Three Principles of Community-Owned Renewable Energy
Global Challenges, Local Solutions: Series #3
By Mohammad Pakravan, Green Empowerment Technical Program Manager
In my last article on renewable energy, I mentioned that the public utility provider for the Malaysian state of Sarawak, known as SEB, has set up an initiative to provide reliable electricity access to every household in the state by 2025. While this is an admirable initiative and will no doubt have many positive effects in the region, it is not enough. In this article, I explain what could be done in tandem with SEB’s scheme to really improve the livelihoods of people in rural communities.
Community Members Must Own and Regulate Their Own Electricity
The communities should be system-owners and setup tariffs and caps themselves. This enables communities to allocate available resources to plan for value-generating activities for the use of customized services. For instance, providing electricity to a community center enables women to weave baskets during the evening and allows for other community-based activities. I visited a community in January with a pineapple processing cooperative. The electricity was used for processing pineapples in order to sell pineapple-based products which are more valuable than the pineapples themselves. Under the current SEB plan, such income generating activities are not covered. Therefore, it’s not likely that improved household scale electricity access will lead to effective income generating activities in the target communities.
Community Members Must Maintain and Service Their Own Electricity
If the communities are owners of their electricity system, they can decide how to use electricity based on the opportunities they have to improve their livelihoods while maintaining their electricity systems. This guarantees effective system maintenance rather than waiting for the government to respond to a failed system.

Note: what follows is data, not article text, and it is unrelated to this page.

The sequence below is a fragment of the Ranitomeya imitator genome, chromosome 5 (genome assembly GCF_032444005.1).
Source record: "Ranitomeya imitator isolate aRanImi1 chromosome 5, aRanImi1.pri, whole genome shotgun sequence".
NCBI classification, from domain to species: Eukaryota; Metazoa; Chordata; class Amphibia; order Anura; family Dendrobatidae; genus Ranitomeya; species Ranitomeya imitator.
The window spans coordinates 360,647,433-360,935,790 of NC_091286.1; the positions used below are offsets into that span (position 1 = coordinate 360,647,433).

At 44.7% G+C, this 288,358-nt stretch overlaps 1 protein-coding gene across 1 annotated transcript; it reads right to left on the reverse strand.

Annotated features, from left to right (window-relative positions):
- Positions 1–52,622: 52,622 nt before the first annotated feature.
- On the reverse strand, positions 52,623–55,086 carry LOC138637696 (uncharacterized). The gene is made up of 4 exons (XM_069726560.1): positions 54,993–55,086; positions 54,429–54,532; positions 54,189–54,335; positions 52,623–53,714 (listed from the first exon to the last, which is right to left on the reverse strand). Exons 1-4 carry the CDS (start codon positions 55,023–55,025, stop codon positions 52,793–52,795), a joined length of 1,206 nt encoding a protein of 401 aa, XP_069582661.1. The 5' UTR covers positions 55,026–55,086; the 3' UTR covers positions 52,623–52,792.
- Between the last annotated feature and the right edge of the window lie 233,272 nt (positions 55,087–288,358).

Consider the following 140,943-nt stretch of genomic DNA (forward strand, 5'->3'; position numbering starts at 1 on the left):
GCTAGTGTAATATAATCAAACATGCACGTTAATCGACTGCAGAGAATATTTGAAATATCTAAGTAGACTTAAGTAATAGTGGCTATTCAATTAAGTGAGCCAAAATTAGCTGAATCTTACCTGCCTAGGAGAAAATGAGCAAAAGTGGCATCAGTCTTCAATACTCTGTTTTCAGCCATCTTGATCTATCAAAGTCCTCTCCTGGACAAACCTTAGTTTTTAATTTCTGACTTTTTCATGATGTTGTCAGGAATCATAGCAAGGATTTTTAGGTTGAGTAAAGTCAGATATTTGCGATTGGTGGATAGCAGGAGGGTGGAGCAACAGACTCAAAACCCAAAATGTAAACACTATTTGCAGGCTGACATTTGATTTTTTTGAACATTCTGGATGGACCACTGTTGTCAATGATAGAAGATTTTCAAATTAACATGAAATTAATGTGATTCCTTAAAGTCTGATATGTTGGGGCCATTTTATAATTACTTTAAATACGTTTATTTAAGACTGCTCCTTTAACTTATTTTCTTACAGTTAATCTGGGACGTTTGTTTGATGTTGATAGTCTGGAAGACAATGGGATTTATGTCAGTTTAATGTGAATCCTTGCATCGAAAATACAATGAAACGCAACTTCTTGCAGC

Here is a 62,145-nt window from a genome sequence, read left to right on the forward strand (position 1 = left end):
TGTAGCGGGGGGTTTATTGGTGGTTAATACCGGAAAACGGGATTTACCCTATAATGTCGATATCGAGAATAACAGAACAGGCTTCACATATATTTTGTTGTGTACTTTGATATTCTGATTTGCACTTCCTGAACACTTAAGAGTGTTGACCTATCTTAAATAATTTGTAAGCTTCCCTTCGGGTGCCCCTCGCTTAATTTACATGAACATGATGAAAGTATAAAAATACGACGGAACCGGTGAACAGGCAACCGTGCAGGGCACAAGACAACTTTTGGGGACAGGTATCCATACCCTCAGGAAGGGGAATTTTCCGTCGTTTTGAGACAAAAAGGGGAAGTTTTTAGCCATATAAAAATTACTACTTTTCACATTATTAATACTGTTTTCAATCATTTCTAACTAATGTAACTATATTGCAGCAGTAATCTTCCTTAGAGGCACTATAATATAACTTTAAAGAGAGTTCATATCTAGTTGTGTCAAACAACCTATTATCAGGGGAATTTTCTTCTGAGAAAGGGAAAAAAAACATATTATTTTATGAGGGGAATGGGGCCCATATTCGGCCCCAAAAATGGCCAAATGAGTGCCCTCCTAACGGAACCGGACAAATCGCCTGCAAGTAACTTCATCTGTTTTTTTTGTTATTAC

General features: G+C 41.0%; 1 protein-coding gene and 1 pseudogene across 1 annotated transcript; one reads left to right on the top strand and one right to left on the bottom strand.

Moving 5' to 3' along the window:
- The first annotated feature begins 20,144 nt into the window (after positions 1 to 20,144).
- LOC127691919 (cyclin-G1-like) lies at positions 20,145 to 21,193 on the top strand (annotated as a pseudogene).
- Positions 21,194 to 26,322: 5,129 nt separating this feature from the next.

Community Members Must Pay For Their Own Electricity
The government’s initiative aims to provide free electrical services. While this sounds very generous, as we know from the last four decades of development initiatives across the globe, free services often create more problems than they solve and prevent communities from escaping the cycle of poverty.
A community that receives free electricity is likely to expect receiving free cookstoves, free water services, free medicine, and so on. Multiple studies have shown that the nature of some commodity or service being offered as free devalues its effectiveness and how people perceive its value.
I have witnessed this issue in the case of free, improved cookstoves in Latin America and Sub-Saharan Africa previously. The improved cookstoves that were offered for free usually ended up being stacked next to commonly used open fire or traditional stoves. However, the improved cookstoves in the local markets that households purchased have been used effectively to replace open fire or traditional stoves, which has led to improved health effects.
Similarly, free electricity not only may lead to an expectation for every service to be free, but also is not likely to lead to escaping the poverty cycle through income generating activity especially when there is a limiting factor on it to be solely used for residential appliances up to a certain limit per day.
Technology Innovations to make Locally Owned and Operated Systems more Affordable and Reliable
Green Empowerment is expanding our research and development initiative to build new technology that makes microgrids more reliable and affordable for local practitioners. Please visit our website to learn more and support the initiative.